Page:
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The weight of survival: Coping with survivor's guilt after beating cancer twice

Updated: Nov 1, 2023

I've survived cancer. Twice. It's a statement that still feels surreal. And while I'm incredibly grateful for being a two-time stage 1 cancer survivor, there's a heavy, haunting feeling deep within me: survivor's guilt.

Sometimes, I feel uncomfortable when I talk to people about having cancer.

Odd, considering how many posts I've written about the experience. But there's a difference between stringing together a few hundred words for a faceless audience and speaking directly to a human being.

There's this gnawing feeling in my gut—this sense of shame eating away at my insides. I know some people expect to hear this long, harrowing story of making it through chemotherapy. Or that I survived cancer at a more advanced stage. Or that I'm still fighting in some way—maybe something suspicious still lingers, maybe my surveillance protocol is more aggressive.

Something, anything, that signals it's okay for me to be upset over having had cancer, twice.

Even while writing these words, I feel the tears welling up behind my eyes.

Survivor's guilt is a peculiar beast. It sneaks up on you when you least expect it, lurking in the shadows of your thoughts, ready to pounce when you dare to feel the lightness of being alive. It's a complicated emotion, one that I've grappled with since my first diagnosis—and one I will continue to carry every day for the rest of my life. Every day I am free of cancer, every time I look at my scars.

Every moment I get to be alive.

Understanding survivor's guilt

For those unfamiliar with the term, survivor's guilt is an emotional response experienced by people who have survived a traumatic event or illness when others did not. It's a gnawing sensation that whispers in your ear, "Why you? Why did you make it when so many others didn't? Why did you get to have it easy while others didn't?" For cancer survivors, the guilt can be particularly intense, as it forces you to confront the stark reality of life and death.

Society has certain views of cancer. In entertainment, it's a plot device—the horrifying event that sets off the conflict we're witnessing play out on the screen. In media, it's fodder for news coverage—the heart-wrenching profile, the story of hope and courage, the power of modern medicine. In communities, it's a unit of measure—to which extent are we strong, are we resilient, are we blessed?

Cancer survivors internalize these messages. We construct our personalities around them. We ignore our fears and worries because we know we should be grateful at all times. We shove aside our sadness because we know we should be positive every day. We dare not give voice to our darkest thoughts because then we shatter the illusion of the "cancer warrior."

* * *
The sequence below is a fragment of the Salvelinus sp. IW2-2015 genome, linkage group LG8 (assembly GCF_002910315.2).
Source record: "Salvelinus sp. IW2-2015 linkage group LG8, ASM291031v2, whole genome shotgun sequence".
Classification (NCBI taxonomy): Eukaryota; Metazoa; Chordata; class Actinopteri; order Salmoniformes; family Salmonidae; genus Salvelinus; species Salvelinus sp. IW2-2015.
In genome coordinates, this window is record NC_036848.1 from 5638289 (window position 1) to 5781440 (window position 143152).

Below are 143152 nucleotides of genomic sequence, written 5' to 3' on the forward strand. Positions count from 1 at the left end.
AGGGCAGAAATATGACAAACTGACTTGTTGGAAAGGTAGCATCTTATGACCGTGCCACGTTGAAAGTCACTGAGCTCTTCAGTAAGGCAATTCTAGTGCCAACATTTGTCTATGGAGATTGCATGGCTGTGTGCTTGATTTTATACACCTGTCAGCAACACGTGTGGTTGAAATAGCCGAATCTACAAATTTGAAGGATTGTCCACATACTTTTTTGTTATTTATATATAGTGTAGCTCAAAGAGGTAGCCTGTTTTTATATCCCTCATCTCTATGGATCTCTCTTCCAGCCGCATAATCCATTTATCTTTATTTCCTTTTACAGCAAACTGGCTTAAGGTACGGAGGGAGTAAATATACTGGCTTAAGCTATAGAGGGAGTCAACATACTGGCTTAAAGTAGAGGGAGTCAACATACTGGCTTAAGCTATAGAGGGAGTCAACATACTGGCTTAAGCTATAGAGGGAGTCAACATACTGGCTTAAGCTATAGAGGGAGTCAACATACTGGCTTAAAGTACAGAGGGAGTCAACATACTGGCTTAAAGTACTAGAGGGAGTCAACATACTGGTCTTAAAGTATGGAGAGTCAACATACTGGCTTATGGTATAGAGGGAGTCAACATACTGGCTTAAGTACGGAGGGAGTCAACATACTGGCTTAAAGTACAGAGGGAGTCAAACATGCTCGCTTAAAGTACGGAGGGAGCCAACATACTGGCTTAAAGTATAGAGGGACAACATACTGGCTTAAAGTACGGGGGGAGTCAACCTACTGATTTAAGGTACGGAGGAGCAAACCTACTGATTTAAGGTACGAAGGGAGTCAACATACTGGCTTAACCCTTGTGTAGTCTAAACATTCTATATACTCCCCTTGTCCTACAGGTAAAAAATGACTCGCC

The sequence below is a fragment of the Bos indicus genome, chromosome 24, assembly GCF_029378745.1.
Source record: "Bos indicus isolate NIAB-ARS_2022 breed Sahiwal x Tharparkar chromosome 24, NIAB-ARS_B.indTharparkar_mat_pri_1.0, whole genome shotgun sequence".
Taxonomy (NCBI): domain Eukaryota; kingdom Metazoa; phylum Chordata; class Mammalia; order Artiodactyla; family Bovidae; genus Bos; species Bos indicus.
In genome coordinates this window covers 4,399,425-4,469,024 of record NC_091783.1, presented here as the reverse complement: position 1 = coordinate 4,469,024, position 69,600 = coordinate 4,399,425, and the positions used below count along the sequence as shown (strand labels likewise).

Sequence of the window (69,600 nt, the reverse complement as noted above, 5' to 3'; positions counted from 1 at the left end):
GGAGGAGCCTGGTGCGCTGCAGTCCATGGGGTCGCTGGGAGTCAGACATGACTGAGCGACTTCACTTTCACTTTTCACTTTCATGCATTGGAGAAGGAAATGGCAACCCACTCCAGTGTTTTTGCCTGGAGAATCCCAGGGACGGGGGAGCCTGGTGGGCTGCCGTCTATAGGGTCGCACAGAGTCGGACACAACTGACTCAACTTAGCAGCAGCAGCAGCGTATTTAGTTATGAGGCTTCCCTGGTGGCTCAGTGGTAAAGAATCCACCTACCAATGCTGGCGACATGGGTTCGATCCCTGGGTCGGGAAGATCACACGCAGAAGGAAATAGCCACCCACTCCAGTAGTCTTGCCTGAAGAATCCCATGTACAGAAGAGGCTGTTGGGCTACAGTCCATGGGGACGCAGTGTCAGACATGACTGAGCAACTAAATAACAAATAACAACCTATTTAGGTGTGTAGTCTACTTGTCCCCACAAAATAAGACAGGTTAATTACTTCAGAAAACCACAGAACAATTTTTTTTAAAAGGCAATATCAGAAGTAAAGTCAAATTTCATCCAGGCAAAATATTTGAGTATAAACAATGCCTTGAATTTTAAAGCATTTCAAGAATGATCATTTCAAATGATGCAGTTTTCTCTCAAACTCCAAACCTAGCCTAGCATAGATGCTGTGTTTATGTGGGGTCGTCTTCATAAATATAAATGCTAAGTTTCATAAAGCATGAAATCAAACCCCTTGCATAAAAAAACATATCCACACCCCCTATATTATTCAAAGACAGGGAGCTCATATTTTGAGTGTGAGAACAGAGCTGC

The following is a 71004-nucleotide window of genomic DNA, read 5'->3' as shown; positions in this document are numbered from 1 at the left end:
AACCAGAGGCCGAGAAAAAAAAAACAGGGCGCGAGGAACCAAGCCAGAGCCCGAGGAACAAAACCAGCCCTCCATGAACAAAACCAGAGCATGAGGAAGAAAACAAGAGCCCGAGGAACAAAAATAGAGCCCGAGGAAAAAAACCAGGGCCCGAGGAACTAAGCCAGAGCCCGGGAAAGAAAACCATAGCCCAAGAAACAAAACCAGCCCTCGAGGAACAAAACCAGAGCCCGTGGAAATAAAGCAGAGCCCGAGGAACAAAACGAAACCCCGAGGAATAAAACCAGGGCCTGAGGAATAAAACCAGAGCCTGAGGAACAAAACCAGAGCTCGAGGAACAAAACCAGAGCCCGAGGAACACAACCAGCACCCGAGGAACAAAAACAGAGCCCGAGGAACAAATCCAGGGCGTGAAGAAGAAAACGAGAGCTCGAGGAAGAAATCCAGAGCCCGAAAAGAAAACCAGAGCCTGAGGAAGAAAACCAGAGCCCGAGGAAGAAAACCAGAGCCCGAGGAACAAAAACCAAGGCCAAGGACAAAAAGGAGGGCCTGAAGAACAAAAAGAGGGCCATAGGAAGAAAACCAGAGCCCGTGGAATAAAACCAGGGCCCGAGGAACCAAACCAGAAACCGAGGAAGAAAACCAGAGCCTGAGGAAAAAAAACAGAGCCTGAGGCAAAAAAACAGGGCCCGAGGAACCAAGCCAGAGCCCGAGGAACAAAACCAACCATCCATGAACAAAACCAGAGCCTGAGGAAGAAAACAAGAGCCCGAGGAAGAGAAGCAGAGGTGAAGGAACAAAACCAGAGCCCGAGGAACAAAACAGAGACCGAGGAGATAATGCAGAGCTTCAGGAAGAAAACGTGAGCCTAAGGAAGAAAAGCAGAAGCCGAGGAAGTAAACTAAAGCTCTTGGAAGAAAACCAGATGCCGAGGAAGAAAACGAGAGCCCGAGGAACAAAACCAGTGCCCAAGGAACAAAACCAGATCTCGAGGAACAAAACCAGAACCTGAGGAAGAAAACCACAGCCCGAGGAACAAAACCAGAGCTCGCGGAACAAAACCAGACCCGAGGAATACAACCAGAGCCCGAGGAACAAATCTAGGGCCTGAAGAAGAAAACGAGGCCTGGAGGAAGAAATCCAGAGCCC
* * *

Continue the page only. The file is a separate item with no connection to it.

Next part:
Instead, we feed the survivor's guilt that lurks around us. For some people, the guilt stands far enough away that you can outrun it. But when you've been diagnosed with stage 1 cancer twice, survivor's guilt holds your hand tightly, and you can never let go.

Why cancer survivors feel survivor's guilt

Why do many cancer survivors, especially those who've battled stage 1 cancer, experience survivor's guilt? Here's my take on it.

Comparative suffering. The other day, while grabbing breakfast at our local taco house, the cashier asked about the scar on my neck. She wanted to know if I had a thyroidectomy, as well. "Was it a total?" Yes. "Did you have any complications?" No, I didn't. Not really. My calcium was low, and I had to watch it for a few weeks, but it's back to normal. "Oh, I had complications. They nicked one of my parathyroid glands." Then, her mom stops by the register. "Look, she had a total thyroidectomy too, but no complications." In that moment, I was no longer a cancer survivor. Instead, I was the girl lucky enough to not have complications. I could have told her my life story. I could have explained that this was my second time dealing with cancer in a very short period. But it wouldn't have mattered because I didn't have to take 7 calcium pills a day for the rest of my life.

Survivors often compare their experiences to those who faced more advanced stages of cancer, endured more aggressive treatments, have experienced lasting complications, or didn't make it. In fact, cancer often brings us into close contact with others who are battling the disease, and when we see friends or fellow patients lose their lives to cancer, it can intensify feelings of guilt. We question why we survived when they didn't. We might feel we haven't "suffered enough" to deserve their second chance or to feel any emotion other than grateful.